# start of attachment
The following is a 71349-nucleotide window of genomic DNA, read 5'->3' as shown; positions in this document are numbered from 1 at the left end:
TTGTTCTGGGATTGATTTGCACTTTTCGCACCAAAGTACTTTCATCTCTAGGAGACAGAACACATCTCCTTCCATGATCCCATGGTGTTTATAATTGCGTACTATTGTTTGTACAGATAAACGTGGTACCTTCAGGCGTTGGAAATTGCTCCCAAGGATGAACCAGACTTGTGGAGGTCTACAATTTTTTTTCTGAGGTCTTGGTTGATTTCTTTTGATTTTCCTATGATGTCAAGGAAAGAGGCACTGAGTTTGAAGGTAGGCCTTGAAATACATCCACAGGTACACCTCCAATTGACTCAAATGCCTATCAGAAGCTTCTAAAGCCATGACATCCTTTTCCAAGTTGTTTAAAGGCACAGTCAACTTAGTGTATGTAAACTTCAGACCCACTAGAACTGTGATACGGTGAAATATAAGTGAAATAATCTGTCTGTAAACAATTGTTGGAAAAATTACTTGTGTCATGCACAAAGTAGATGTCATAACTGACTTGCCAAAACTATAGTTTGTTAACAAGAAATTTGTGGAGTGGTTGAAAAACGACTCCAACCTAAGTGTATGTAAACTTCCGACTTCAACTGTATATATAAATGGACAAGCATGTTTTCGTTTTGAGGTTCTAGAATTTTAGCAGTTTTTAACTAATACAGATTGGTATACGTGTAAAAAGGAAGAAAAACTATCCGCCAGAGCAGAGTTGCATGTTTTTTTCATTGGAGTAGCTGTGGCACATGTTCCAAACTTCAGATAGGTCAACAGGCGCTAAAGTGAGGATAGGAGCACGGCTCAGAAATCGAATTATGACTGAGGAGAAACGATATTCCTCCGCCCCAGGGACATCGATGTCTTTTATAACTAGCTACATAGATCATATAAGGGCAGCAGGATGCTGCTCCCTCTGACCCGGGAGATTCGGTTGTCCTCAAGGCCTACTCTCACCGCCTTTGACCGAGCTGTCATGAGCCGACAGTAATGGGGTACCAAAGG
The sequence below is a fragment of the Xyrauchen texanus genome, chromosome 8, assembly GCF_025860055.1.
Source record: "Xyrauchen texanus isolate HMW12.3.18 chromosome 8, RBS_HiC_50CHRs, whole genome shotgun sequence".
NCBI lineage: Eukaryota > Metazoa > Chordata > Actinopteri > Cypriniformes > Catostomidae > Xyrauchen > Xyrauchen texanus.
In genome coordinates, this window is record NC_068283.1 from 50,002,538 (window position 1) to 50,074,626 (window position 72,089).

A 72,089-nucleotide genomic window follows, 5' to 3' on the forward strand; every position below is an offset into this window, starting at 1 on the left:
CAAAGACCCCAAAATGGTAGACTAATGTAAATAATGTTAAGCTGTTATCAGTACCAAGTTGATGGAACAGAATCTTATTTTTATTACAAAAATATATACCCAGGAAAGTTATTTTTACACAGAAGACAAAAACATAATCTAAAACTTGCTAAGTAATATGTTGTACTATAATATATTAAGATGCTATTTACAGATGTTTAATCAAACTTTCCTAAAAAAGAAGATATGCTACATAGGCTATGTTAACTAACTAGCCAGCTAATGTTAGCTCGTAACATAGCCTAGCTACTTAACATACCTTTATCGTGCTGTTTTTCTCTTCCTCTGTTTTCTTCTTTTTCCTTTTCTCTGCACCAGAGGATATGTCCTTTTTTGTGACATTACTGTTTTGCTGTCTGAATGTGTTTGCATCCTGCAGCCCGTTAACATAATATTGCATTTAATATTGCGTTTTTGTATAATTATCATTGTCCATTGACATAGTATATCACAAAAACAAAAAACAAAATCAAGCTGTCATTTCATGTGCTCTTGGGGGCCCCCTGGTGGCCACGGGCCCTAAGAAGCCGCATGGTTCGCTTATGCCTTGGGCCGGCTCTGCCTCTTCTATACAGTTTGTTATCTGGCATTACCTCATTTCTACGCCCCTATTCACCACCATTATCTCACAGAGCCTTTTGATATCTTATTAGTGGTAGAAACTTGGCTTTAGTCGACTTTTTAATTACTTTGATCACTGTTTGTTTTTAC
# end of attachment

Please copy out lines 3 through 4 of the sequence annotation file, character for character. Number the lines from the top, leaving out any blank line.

The sequence below is a fragment of the Xyrauchen texanus genome, chromosome 8, assembly GCF_025860055.1.
Source record: "Xyrauchen texanus isolate HMW12.3.18 chromosome 8, RBS_HiC_50CHRs, whole genome shotgun sequence".